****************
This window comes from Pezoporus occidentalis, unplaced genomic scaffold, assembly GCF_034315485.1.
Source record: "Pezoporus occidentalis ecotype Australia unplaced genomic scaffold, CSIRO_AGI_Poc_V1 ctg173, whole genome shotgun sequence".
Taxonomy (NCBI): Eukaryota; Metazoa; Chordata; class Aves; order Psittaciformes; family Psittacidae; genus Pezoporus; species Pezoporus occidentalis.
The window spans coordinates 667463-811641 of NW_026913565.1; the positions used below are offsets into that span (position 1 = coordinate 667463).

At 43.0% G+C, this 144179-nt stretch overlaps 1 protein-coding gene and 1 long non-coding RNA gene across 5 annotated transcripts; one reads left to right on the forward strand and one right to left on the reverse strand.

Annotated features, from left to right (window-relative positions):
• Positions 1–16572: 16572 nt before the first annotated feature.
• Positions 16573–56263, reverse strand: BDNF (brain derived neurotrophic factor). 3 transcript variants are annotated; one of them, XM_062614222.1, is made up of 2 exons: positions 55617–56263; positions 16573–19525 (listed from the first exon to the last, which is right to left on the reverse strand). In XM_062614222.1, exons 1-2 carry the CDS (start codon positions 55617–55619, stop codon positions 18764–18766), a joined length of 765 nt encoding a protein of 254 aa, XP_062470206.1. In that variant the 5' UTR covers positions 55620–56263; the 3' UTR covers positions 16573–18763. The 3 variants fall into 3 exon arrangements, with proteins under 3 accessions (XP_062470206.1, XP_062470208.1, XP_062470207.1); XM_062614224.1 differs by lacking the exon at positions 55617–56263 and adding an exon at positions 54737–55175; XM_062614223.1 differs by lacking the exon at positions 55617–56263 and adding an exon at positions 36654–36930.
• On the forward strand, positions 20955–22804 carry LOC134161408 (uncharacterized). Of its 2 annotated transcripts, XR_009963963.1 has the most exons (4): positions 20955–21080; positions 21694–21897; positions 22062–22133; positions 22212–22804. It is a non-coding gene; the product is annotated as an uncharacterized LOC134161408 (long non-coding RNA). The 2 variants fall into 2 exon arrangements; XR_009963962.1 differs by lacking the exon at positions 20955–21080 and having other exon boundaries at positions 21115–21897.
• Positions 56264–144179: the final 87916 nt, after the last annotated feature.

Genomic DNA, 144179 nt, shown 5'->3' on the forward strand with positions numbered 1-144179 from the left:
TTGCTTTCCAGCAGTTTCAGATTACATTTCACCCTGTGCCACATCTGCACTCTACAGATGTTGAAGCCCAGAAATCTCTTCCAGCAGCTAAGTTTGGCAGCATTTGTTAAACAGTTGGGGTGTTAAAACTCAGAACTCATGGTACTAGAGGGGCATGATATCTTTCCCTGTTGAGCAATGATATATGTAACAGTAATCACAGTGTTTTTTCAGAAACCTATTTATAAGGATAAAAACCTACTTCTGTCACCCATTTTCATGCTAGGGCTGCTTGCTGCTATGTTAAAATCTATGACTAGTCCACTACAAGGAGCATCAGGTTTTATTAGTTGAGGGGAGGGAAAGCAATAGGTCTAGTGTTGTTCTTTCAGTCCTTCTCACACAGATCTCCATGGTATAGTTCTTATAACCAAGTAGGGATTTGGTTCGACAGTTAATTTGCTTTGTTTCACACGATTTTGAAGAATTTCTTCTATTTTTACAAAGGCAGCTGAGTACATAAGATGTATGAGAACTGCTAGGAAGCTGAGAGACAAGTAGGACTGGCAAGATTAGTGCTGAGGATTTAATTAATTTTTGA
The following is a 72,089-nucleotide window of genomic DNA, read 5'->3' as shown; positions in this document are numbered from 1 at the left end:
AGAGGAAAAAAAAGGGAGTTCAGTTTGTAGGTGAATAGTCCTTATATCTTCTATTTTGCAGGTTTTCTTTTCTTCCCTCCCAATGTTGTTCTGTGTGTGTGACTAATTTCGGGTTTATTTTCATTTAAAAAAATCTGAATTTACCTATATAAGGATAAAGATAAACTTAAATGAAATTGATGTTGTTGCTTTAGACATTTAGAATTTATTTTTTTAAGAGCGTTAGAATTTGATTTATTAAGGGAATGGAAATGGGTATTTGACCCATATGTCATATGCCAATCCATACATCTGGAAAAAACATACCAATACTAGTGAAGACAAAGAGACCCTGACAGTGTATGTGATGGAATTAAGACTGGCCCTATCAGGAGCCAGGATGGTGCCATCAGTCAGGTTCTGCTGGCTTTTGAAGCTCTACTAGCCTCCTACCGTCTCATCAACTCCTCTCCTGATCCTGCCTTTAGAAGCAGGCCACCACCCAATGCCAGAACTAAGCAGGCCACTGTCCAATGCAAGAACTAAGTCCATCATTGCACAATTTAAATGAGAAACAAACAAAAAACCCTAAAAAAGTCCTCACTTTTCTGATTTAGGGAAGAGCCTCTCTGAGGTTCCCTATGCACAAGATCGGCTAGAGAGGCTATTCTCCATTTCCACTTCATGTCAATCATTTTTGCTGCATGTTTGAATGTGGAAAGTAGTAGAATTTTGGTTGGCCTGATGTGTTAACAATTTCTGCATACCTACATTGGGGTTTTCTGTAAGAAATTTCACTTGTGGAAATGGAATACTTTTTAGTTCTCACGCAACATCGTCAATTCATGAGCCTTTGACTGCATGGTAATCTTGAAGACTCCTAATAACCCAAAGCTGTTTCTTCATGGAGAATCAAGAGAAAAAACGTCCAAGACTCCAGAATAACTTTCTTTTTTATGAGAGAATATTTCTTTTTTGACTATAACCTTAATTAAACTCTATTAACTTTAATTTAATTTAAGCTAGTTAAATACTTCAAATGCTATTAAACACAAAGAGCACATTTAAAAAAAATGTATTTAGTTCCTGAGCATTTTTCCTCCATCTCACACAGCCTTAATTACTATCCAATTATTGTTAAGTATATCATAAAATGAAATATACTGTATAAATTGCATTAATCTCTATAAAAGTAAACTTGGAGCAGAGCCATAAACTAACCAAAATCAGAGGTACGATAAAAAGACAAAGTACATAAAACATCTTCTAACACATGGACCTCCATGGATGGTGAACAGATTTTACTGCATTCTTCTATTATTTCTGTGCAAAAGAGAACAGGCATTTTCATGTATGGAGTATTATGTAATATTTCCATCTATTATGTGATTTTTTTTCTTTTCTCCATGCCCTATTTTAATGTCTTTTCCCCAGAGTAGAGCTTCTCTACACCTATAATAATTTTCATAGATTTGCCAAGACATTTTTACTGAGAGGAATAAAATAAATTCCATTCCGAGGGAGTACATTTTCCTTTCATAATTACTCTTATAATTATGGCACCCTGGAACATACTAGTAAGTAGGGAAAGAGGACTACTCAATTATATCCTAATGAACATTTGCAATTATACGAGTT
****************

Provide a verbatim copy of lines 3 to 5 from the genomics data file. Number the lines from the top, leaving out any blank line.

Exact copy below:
Taxonomy (NCBI): Eukaryota; Metazoa; Chordata; class Aves; order Psittaciformes; family Psittacidae; genus Pezoporus; species Pezoporus occidentalis.
The window spans coordinates 667463-811641 of NW_026913565.1; the positions used below are offsets into that span (position 1 = coordinate 667463).

At 43.0% G+C, this 144179-nt stretch overlaps 1 protein-coding gene and 1 long non-coding RNA gene across 5 annotated transcripts; one reads left to right on the forward strand and one right to left on the reverse strand.